Figure 4. Adsorption (cycle-1) and re-adsorption (cycle-2) of propene on SAPO-34 zeolites with different acidic strengths: (A) strong acidity at room temperature (RT), (B) moderate acidity at RT, (C) weak acidity at RT, and (D) strong acidity at 0 °C.
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Figure 5. Schematic presentation of propene adsorption and chemisorption on SAPO-34 zeolites with various acidic strengths at different temperatures.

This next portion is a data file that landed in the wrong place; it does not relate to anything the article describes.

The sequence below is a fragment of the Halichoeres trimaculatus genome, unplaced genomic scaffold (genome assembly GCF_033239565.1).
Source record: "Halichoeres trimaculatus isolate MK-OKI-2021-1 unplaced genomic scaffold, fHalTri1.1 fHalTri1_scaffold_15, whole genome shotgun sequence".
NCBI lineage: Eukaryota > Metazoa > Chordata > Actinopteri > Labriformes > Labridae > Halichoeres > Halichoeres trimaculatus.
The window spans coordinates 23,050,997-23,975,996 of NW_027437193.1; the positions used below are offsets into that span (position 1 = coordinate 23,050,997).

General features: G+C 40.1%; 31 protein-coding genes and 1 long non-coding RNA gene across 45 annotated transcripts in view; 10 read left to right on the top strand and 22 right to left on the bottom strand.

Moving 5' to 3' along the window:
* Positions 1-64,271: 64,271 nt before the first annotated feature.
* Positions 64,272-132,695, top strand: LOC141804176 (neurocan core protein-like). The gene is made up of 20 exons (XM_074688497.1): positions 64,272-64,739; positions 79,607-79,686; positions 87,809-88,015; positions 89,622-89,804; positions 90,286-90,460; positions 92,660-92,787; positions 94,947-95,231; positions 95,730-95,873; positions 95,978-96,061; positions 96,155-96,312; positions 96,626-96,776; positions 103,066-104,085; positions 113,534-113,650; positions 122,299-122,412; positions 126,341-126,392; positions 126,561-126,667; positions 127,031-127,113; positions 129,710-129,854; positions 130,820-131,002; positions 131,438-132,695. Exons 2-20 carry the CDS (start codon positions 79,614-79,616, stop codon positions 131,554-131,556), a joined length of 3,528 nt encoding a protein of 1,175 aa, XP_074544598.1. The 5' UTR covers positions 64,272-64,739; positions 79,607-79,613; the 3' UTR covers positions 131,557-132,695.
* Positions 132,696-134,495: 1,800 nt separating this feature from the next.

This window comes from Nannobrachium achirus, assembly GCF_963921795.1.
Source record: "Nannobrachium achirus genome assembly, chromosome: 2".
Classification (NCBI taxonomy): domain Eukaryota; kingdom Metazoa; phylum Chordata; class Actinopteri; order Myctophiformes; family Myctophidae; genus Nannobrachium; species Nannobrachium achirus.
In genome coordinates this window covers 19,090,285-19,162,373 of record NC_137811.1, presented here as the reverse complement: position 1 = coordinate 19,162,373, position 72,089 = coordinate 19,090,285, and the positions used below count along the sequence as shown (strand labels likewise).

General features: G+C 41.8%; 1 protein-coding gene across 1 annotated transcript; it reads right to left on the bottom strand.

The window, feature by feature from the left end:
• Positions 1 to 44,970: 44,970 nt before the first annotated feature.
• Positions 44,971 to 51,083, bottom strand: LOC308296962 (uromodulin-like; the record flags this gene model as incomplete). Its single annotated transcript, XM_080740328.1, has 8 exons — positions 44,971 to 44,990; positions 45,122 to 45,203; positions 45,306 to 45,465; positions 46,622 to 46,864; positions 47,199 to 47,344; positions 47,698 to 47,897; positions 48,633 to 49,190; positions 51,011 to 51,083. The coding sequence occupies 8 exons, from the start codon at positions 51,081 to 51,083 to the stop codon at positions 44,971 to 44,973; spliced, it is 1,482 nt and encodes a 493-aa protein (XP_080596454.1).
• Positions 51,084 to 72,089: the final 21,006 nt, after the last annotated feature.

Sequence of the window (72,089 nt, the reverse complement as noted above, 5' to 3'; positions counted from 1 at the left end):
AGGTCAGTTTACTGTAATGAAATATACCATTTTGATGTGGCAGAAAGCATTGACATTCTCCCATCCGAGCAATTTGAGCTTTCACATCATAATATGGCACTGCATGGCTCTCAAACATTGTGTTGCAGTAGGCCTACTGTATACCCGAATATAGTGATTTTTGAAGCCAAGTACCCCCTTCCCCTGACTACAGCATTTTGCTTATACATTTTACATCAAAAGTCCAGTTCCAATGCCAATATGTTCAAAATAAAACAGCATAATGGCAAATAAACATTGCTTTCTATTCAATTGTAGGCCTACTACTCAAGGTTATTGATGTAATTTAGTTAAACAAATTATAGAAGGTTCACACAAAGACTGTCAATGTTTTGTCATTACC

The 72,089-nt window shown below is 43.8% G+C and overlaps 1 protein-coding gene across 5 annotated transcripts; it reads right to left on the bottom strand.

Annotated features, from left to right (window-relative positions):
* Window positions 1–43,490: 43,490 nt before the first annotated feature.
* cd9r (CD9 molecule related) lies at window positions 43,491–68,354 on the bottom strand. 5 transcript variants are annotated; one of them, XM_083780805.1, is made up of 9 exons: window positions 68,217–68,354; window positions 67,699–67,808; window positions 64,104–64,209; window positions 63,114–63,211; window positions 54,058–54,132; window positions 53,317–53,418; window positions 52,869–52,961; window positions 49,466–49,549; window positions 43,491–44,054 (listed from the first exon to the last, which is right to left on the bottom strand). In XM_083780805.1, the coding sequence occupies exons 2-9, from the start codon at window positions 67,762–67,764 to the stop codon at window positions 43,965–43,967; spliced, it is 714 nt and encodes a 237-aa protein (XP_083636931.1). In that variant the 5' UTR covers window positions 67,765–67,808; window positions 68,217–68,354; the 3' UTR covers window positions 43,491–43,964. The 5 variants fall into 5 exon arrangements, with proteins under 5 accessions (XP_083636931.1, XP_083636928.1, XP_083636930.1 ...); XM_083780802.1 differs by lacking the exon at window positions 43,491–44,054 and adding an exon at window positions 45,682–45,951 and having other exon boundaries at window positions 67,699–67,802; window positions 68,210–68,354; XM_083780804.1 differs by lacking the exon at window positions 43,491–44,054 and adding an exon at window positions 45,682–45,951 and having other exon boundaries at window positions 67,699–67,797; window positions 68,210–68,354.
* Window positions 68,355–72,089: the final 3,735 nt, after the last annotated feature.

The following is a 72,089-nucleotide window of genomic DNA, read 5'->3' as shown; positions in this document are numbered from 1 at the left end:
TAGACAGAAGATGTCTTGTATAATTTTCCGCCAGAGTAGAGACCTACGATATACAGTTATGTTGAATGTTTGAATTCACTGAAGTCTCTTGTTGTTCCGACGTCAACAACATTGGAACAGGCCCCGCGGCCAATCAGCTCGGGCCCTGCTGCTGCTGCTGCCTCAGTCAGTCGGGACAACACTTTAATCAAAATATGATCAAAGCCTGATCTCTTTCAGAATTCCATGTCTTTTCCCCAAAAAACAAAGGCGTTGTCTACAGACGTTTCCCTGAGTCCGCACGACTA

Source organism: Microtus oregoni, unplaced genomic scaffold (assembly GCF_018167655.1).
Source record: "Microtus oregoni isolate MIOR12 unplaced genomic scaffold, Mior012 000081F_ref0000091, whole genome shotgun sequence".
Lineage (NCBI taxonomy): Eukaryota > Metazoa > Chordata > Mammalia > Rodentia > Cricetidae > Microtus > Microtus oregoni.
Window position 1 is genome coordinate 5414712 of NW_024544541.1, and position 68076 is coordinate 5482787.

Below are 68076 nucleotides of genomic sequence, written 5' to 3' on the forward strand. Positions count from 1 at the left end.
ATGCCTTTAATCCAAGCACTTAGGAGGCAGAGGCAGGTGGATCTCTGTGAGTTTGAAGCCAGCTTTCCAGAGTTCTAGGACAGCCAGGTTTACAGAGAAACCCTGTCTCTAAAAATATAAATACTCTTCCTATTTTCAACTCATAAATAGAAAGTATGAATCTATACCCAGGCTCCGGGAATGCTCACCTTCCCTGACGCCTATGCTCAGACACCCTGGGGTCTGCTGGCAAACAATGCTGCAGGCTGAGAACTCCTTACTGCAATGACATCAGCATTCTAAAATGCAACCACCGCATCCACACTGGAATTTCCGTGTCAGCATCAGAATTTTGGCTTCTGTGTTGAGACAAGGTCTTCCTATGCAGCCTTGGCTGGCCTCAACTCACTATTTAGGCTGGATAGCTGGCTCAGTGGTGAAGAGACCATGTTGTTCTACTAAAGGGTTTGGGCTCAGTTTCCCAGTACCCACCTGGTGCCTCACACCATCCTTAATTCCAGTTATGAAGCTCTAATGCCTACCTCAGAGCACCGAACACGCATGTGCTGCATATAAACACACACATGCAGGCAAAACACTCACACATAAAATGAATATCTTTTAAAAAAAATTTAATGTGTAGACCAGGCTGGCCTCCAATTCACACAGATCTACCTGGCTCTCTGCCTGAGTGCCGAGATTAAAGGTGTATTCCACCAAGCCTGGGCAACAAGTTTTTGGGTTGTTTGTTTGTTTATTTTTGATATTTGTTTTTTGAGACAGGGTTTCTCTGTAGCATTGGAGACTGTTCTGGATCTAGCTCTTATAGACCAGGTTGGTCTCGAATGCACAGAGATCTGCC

Figure 5. Schematic presentation of propene adsorption and chemisorption on SAPO-34 zeolites with various acidic strengths at different temperatures.
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Table 1. Quantitative acidic properties.
Table 1. Quantitative acidic properties.
SAPO-34Si/Al RatioTotal Acid Density (µmol/g)
Strongly acidic 0.191158
Moderately acidic 0.155125
Weakly acidic 0.09782